For me 96 is not like that. There is a song I heard once, years ago, from a group called the Whammadiddle Dingbats, but it’s originally by a chap named Dillon Bustin. It begins thus:

There is a highway, runs to the country.
There is a gravel road through the hills.
There is a small lane, winding through a meadow.
There is a footpath into wilderness.
There I found a log house, built by a settler.
I found a big barn there, built by his sons.
I found the orchard, abandoned by their children,
All forgotten by everyone.

California Highway 96, which runs from Willow Creek up to I5 out past Happy Camp (where everyone is a Happy Camper as long as you don’t make that joke), passes through Weitchpec on its way. Just north of town lies a certain turnout, from which a gravel road winds its way past an old ranch house and through a disused corral filled with rusting fridges and washing machines. If you unlock the chain across the road (closed with the rancher’s trick of interlocking padlocks, so everyone has his own key) and drive on up the mountain, taking the correct turn at every fork, you come to a turnout on the right, with a flat spot to park your car. The old road, cut long ago by a drunkard, has washed out in a dozen places: walk it now, don’t drive. Peer over the side of the bank at the concrete blocks, still shaped like the bags that got left out in the rain. Beware the rattlesnakes and the black widows, and don’t step in the poison oak or the bear scat. At a certain place, unmarked, turn left and head into the trees. The path, barely traceable under the fallen leaves, descends sharply through close-grown Doug firs and tan oaks before emerging at the edge of a landslide. If you’re lucky, you can just see a cabin in among the trees to your left. Come on a winter evening, and maybe the smoke will be drifting out of the tin chimney. Maybe the kerosene lamps will be shining in the windows.

It is always thus in my dreams.

The snake in the cellar, the mouse in the cupboard,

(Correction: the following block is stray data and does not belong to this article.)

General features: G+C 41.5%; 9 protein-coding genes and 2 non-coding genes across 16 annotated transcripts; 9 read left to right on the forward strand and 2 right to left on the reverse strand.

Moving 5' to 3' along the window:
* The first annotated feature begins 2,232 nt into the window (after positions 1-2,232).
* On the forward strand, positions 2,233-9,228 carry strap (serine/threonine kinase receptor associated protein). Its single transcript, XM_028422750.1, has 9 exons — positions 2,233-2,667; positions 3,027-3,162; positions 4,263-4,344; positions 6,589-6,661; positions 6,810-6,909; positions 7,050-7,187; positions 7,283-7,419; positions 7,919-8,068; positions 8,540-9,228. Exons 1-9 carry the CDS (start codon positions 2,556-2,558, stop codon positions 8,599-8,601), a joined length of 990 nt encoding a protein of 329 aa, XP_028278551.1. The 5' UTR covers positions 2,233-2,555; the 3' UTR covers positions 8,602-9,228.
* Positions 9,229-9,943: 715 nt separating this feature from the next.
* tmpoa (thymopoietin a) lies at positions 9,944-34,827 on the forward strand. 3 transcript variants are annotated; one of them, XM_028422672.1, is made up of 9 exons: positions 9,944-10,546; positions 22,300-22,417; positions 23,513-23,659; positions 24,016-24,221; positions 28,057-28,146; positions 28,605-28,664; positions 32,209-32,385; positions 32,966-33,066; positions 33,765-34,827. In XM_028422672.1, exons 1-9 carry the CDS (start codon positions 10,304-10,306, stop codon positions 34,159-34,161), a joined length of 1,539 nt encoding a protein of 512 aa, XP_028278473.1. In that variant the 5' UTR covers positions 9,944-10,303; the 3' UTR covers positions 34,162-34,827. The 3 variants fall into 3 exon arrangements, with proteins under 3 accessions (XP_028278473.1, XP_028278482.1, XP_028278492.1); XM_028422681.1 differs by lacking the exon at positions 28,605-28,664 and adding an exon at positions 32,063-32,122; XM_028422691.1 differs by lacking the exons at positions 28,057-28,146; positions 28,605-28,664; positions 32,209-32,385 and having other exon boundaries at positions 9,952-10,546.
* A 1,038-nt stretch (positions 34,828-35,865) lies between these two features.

The swallows in the sleeploft, the frog at the spring:
We’ll be a-waiting, we’ll have the lamps all burning
We’ll be a-yearning for what you will bring.

Much later, it occurs to me that I should supply the name of the song. It’s Moonshine in the White Pines.

Keep Your Head Down
Posted by Jim Macdonald at 04:10 PM * 608 comments

As many as five people have been shot at a shopping mall in Omaha, Nebraska; police are searching for a gunman, CNN affiliates report.

That’s all there is right now.

In honor of the election season, though, I’ll make some predictions about the perp, when he’s caught. I bet that (a) he isn’t an illegal immigrant, (b) his name isn’t Mohammed, (c) he isn’t associated in any way with foreign terrorists, and (d) throwing out the entire Bill of Rights (except the Second Amendment) wouldn’t have stopped him.

Now some advice: If you hear gunshots in a public place and they’re nearby, seek cover and concealment. Stay there until uniformed police officers tell you it’s safe to move. If they’re distant, get moving in the opposite direction, provided you can do so safely.

Oh, yes: If someone you don’t know calls you by name, make yourself one with the pavement.

Definitions:
Cover: something that bullets won’t penetrate. Solid walls, sandbags, engine blocks.
Concealment: Bullets will go through them, but they hide you from view. Interior walls, bushes, auto doors.


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December 03, 2007
The object produced through suggestion
Posted by Avram Grumer at 10:58 PM *